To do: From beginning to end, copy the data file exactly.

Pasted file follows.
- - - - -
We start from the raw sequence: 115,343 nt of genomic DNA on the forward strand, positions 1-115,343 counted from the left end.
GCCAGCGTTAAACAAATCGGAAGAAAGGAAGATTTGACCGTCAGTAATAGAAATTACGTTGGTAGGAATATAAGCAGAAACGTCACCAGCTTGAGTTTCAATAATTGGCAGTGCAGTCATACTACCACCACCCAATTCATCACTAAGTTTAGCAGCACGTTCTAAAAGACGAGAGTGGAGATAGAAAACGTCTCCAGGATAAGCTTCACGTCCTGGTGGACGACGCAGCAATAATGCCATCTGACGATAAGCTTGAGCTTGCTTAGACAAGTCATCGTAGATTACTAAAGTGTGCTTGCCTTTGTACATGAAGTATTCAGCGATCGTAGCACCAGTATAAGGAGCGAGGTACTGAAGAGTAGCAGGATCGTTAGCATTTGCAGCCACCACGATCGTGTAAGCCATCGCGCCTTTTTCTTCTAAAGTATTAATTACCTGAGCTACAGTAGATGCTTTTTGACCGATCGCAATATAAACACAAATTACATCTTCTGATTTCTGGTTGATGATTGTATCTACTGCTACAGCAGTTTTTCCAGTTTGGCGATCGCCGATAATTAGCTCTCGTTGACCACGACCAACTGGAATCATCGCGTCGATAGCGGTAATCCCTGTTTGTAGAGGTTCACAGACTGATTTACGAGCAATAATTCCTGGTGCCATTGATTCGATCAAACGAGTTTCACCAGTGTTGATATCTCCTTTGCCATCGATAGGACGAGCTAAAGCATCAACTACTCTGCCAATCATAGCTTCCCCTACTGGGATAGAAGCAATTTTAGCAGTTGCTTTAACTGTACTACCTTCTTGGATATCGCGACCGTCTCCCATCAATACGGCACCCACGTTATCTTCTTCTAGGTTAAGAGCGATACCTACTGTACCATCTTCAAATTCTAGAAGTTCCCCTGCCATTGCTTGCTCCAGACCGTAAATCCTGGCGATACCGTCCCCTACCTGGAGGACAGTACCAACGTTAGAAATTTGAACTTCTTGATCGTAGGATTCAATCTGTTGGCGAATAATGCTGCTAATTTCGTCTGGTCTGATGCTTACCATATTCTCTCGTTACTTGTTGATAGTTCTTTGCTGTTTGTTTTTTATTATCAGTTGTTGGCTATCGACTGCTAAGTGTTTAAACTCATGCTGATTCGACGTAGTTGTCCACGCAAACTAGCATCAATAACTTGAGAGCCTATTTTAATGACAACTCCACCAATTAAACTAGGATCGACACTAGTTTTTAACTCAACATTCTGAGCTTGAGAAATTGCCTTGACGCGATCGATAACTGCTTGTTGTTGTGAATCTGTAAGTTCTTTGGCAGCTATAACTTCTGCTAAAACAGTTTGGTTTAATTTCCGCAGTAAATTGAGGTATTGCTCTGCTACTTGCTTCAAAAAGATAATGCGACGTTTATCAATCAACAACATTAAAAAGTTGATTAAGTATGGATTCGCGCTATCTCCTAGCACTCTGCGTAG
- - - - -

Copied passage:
We start from the raw sequence: 115,343 nt of genomic DNA on the forward strand, positions 1-115,343 counted from the left end.
GCCAGCGTTAAACAAATCGGAAGAAAGGAAGATTTGACCGTCAGTAATAGAAATTACGTTGGTAGGAATATAAGCAGAAACGTCACCAGCTTGAGTTTCAATAATTGGCAGTGCAGTCATACTACCACCACCCAATTCATCACTAAGTTTAGCAGCACGTTCTAAAAGACGAGAGTGGAGATAGAAAACGTCTCCAGGATAAGCTTCACGTCCTGGTGGACGACGCAGCAATAATGCCATCTGACGATAAGCTTGAGCTTGCTTAGACAAGTCATCGTAGATTACTAAAGTGTGCTTGCCTTTGTACATGAAGTATTCAGCGATCGTAGCACCAGTATAAGGAGCGAGGTACTGAAGAGTAGCAGGATCGTTAGCATTTGCAGCCACCACGATCGTGTAAGCCATCGCGCCTTTTTCTTCTAAAGTATTAATTACCTGAGCTACAGTAGATGCTTTTTGACCGATCGCAATATAAACACAAATTACATCTTCTGATTTCTGGTTGATGATTGTATCTACTGCTACAGCAGTTTTTCCAGTTTGGCGATCGCCGATAATTAGCTCTCGTTGACCACGACCAACTGGAATCATCGCGTCGATAGCGGTAATCCCTGTTTGTAGAGGTTCACAGACTGATTTACGAGCAATAATTCCTGGTGCCATTGATTCGATCAAACGAGTTTCACCAGTGTTGATATCTCCTTTGCCATCGATAGGACGAGCTAAAGCATCAACTACTCTGCCAATCATAGCTTCCCCTACTGGGATAGAAGCAATTTTAGCAGTTGCTTTAACTGTACTACCTTCTTGGATATCGCGACCGTCTCCCATCAATACGGCACCCACGTTATCTTCTTCTAGGTTAAGAGCGATACCTACTGTACCATCTTCAAATTCTAGAAGTTCCCCTGCCATTGCTTGCTCCAGACCGTAAATCCTGGCGATACCGTCCCCTACCTGGAGGACAGTACCAACGTTAGAAATTTGAACTTCTTGATCGTAGGATTCAATCTGTTGGCGAATAATGCTGCTAATTTCGTCTGGTCTGATGCTTACCATATTCTCTCGTTACTTGTTGATAGTTCTTTGCTGTTTGTTTTTTATTATCAGTTGTTGGCTATCGACTGCTAAGTGTTTAAACTCATGCTGATTCGACGTAGTTGTCCACGCAAACTAGCATCAATAACTTGAGAGCCTATTTTAATGACAACTCCACCAATTAAACTAGGATCGACACTAGTTTTTAACTCAACATTCTGAGCTTGAGAAATTGCCTTGACGCGATCGATAACTGCTTGTTGTTGTGAATCTGTAAGTTCTTTGGCAGCTATAACTTCTGCTAAAACAGTTTGGTTTAATTTCCGCAGTAAATTGAGGTATTGCTCTGCTACTTGCTTCAAAAAGATAATGCGACGTTTATCAATCAACAACATTAAAAAGTTGATTAAGTATGGATTCGCGCTATCTCCTAGCACTCTGCGTAG